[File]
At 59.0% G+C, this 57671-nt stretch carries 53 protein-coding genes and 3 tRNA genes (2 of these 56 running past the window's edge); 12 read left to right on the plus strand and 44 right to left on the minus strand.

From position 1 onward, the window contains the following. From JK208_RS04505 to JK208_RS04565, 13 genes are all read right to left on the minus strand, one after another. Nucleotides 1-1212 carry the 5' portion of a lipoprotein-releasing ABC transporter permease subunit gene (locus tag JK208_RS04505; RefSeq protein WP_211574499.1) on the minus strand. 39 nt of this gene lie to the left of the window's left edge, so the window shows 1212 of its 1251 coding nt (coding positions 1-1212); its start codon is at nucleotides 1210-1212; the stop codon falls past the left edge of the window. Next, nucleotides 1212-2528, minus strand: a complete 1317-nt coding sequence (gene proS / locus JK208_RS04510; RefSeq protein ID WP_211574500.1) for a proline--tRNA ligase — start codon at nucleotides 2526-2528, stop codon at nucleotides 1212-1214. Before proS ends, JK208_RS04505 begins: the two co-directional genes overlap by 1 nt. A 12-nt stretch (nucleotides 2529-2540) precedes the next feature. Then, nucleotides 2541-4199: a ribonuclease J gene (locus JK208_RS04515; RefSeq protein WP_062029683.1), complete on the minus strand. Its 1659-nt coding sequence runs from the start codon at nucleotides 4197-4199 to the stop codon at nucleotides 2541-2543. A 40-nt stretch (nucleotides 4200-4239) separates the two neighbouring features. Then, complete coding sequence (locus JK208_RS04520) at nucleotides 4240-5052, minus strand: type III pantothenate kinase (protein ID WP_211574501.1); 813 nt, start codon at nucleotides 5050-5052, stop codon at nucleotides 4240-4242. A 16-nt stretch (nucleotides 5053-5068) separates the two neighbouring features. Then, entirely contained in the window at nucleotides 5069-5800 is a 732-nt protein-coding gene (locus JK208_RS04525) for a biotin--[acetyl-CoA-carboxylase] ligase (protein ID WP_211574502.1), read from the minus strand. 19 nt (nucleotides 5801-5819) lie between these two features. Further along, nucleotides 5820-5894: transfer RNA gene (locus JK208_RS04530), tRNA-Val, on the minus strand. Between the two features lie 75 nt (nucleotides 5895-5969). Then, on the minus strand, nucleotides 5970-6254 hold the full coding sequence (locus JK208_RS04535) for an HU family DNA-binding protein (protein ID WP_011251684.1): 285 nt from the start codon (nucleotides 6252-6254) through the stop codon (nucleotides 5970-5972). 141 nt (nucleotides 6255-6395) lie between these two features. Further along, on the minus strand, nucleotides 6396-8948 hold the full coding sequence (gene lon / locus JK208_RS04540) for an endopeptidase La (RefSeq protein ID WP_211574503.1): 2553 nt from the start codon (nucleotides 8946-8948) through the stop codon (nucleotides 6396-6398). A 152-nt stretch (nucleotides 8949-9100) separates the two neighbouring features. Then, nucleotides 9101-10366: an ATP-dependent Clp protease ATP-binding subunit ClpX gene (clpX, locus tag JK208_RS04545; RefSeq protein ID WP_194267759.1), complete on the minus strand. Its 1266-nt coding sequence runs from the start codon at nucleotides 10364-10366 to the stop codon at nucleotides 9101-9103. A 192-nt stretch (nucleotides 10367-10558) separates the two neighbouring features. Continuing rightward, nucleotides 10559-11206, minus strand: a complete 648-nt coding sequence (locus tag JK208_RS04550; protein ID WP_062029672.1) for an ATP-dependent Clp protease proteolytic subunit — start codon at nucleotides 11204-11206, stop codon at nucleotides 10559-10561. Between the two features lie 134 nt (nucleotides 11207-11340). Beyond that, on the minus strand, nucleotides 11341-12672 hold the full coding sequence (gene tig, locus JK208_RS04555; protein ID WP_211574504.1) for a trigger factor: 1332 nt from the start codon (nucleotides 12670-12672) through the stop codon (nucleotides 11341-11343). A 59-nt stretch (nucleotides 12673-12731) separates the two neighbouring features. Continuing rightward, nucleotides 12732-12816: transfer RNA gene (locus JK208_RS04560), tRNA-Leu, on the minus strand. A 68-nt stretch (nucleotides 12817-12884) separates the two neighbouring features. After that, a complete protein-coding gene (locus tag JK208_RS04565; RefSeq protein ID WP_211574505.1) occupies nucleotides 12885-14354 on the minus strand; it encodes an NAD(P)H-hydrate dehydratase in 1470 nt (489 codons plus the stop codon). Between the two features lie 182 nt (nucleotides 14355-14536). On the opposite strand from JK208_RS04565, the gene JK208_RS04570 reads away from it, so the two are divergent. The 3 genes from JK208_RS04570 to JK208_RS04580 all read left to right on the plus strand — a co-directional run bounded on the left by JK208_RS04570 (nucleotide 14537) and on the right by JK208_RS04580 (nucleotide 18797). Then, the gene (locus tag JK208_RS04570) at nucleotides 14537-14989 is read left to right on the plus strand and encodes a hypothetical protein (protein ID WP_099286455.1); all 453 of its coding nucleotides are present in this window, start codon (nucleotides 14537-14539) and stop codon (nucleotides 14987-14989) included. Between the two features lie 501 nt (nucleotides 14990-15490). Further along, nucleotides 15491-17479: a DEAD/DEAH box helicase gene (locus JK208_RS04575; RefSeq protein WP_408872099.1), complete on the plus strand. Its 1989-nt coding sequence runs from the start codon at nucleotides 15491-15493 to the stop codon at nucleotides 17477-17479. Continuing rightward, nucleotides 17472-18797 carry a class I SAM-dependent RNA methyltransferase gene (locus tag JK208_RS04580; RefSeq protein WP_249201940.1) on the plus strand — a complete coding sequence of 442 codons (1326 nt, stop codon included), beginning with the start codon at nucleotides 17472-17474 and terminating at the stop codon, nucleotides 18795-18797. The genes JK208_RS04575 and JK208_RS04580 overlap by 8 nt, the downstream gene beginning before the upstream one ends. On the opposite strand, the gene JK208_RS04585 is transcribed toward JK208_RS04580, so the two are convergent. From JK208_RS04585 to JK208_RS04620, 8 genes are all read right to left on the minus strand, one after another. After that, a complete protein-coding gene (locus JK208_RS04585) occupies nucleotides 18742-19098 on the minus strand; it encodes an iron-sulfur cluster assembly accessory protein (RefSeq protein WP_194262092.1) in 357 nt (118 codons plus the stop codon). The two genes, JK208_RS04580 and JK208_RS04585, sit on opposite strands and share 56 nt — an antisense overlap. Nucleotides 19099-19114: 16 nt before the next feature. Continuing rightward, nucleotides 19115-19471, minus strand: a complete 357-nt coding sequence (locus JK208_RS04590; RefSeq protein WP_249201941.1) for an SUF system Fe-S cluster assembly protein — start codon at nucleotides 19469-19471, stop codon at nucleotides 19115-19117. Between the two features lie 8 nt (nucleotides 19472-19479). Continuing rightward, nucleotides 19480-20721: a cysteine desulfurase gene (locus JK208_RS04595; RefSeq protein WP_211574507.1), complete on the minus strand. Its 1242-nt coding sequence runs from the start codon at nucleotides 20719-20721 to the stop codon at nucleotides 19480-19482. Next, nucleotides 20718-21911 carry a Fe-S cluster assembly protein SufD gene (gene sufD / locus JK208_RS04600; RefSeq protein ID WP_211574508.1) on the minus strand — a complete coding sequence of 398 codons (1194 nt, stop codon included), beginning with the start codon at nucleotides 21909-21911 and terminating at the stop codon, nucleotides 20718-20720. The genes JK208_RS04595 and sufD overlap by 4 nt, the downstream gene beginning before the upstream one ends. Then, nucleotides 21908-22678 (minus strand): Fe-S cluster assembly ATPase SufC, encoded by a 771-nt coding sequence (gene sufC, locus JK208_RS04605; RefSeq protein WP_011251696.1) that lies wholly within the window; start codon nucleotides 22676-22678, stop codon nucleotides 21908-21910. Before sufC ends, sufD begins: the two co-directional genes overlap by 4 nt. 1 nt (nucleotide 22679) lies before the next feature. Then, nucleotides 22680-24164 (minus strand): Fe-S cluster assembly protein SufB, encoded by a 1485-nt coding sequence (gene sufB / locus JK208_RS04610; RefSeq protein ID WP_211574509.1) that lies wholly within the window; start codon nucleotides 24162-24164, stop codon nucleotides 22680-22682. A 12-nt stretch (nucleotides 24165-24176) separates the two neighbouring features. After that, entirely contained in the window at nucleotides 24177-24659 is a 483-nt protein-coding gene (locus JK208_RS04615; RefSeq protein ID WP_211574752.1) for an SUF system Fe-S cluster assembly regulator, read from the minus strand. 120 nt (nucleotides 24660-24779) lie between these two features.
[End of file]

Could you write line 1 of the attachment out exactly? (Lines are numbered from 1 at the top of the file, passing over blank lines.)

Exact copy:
At 59.0% G+C, this 57671-nt stretch carries 53 protein-coding genes and 3 tRNA genes (2 of these 56 running past the window's edge); 12 read left to right on the plus strand and 44 right to left on the minus strand.